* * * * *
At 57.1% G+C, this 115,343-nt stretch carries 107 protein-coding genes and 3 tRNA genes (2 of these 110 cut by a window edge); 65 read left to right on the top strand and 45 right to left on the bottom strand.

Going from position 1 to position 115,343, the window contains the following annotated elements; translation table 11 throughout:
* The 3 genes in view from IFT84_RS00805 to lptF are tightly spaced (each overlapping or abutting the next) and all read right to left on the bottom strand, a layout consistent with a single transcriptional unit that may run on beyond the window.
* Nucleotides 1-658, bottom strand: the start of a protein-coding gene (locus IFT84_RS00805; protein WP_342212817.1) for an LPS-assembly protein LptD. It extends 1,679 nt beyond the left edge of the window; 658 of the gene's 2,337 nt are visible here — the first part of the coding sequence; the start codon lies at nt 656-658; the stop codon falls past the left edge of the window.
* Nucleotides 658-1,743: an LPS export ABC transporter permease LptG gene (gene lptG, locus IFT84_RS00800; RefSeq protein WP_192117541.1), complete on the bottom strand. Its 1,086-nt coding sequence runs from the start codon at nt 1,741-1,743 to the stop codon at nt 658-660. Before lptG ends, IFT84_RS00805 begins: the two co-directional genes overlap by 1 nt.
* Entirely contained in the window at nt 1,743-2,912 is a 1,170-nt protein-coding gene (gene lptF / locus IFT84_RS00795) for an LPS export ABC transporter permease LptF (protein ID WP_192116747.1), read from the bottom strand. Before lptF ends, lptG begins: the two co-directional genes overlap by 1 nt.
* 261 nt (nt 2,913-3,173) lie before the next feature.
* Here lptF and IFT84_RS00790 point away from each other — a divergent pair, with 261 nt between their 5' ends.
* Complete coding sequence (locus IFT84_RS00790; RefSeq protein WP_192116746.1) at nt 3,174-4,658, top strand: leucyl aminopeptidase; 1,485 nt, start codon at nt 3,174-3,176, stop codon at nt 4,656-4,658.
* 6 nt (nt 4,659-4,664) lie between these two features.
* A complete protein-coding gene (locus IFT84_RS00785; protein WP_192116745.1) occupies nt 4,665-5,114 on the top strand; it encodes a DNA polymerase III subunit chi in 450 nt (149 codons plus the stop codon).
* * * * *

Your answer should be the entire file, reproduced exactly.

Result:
At 57.1% G+C, this 115,343-nt stretch carries 107 protein-coding genes and 3 tRNA genes (2 of these 110 cut by a window edge); 65 read left to right on the top strand and 45 right to left on the bottom strand.

Going from position 1 to position 115,343, the window contains the following annotated elements; translation table 11 throughout:
* The 3 genes in view from IFT84_RS00805 to lptF are tightly spaced (each overlapping or abutting the next) and all read right to left on the bottom strand, a layout consistent with a single transcriptional unit that may run on beyond the window.
* Nucleotides 1-658, bottom strand: the start of a protein-coding gene (locus IFT84_RS00805; protein WP_342212817.1) for an LPS-assembly protein LptD. It extends 1,679 nt beyond the left edge of the window; 658 of the gene's 2,337 nt are visible here — the first part of the coding sequence; the start codon lies at nt 656-658; the stop codon falls past the left edge of the window.
* Nucleotides 658-1,743: an LPS export ABC transporter permease LptG gene (gene lptG, locus IFT84_RS00800; RefSeq protein WP_192117541.1), complete on the bottom strand. Its 1,086-nt coding sequence runs from the start codon at nt 1,741-1,743 to the stop codon at nt 658-660. Before lptG ends, IFT84_RS00805 begins: the two co-directional genes overlap by 1 nt.
* Entirely contained in the window at nt 1,743-2,912 is a 1,170-nt protein-coding gene (gene lptF / locus IFT84_RS00795) for an LPS export ABC transporter permease LptF (protein ID WP_192116747.1), read from the bottom strand. Before lptF ends, lptG begins: the two co-directional genes overlap by 1 nt.
* 261 nt (nt 2,913-3,173) lie before the next feature.
* Here lptF and IFT84_RS00790 point away from each other — a divergent pair, with 261 nt between their 5' ends.
* Complete coding sequence (locus IFT84_RS00790; RefSeq protein WP_192116746.1) at nt 3,174-4,658, top strand: leucyl aminopeptidase; 1,485 nt, start codon at nt 3,174-3,176, stop codon at nt 4,656-4,658.
* 6 nt (nt 4,659-4,664) lie between these two features.
* A complete protein-coding gene (locus IFT84_RS00785; protein WP_192116745.1) occupies nt 4,665-5,114 on the top strand; it encodes a DNA polymerase III subunit chi in 450 nt (149 codons plus the stop codon).